Finding any Kaiser-Frazer automobile is not easy these days, but the rarest of all is likely the Kaiser-Darrin sports car, a fiberglass two-seater meant to draw folks into K-F showrooms to ooh and aah over, and maybe drive out in a Manhattan or Special sedan. But it was too little, too late.
Henry J. Kaiser may have been a shipbuilding maven, but when it came to selling cars to the public, he was a babe in the woods. He complicated matters by binding the hands of the one person who actually knew the car business, Joseph Frazer, largely because Henry J’s ego got in the way. Amid this drama of Frazer’s exit, crashing sales and hundreds of unsold cars sitting around the massive Willow Run factory came the Darrin.
It was announced on September 26, 1952, but the gestation period drew on and on, and an actual car was not even shown until February 1953. Production versions finally appeared in November of that year, about two months after production had begun. And you still couldn’t buy one–K-Ds were not available for retail sale until January 6, 1954, or sixteen months after the car was announced. Much like the Avanti ten years hence, the drawn-out process did not help sales, as folks who wanted one had most likely moved on.
And in 1954 most folks–even the few who still wanted a Kaiser-Darrin–were not sure about Kaiser Motors themselves. Sure, they had purchased Willys-Overland in ’53, but Willys was no sales ball of fire either. So by the time the sportster hit the dealers, even its sleek Dutch Darrin-penned lines only went so far.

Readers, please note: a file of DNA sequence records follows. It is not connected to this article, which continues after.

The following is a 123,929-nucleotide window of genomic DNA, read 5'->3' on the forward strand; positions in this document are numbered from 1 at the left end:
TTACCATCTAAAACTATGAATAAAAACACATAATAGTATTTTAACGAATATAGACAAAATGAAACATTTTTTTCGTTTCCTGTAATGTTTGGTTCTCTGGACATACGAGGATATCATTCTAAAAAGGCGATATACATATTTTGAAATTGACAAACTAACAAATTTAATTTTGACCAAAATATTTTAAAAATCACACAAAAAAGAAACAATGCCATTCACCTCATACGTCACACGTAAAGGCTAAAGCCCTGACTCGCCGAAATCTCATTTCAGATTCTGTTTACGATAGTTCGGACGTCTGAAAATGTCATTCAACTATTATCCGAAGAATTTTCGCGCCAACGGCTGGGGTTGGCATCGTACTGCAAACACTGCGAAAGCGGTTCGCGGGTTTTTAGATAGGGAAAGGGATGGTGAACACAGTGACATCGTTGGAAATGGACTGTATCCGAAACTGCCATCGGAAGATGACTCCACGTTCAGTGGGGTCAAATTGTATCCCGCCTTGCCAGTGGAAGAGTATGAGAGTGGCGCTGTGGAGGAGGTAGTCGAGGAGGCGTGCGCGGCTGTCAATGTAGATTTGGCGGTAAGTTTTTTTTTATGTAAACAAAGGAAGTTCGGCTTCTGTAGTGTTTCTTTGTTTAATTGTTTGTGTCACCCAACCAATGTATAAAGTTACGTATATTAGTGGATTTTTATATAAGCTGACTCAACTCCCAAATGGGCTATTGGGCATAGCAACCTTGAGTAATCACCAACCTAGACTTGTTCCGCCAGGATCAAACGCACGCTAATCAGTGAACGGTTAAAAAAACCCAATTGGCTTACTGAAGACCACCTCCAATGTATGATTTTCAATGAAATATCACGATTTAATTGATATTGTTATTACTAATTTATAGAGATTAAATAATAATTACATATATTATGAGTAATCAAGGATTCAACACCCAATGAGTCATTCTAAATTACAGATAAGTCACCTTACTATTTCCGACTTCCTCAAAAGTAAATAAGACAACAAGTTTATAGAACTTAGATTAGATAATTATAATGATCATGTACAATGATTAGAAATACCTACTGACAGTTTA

Aside from its fiberglass construction, the most novel thing about the Darrin was the doors that slid into the front fenders. It was a quirky feature, but apparently they did not work all that well, with a reputation for binding up in their tracks. It also had a three-position top, with open, closed and “Landau” configurations, the latter one leaving the portion over the seats open.
It may have looked good on the outside, but the sad fact was that it was powered by a 161 CID inline six cylinder. Motivation was leisurely with 90 hp and a one-barrel (!) carburetor. Why they didn’t put the 140-hp supercharged L-head six as used in the regular Kaisers is beyond me–maybe they didn’t fit?
At any rate it didn’t matter. It was too late for Kaiser-Willys in the U.S. by that point, as they were already preparing to move the car lines to Argentina and focus on Jeeps only in the States. The K-D was discontinued in mid-’54, after 435 of the $3655 roadsters had been made. Dutch Darrin bought the remaining K-D inventory and parts and sold additional units himself, shoehorning Caddy V8s and superchargers in them instead of the anemic straight six. About 50 of these much-livelier “Kaiser-Dutches” were sold.
K-F may have been on the way out when the Kaiser-Darrin debuted, but their scarcity, cool lines and those intriguing sliding doors make them a prized collector car today, as evidenced by this pristine red one seen at the AACA Grand National, held June 29th in Moline. Though it rained off and on the whole time, this lovely K-D and other flawless (and, might I add, non-hot rodded) cars were a real treat to see!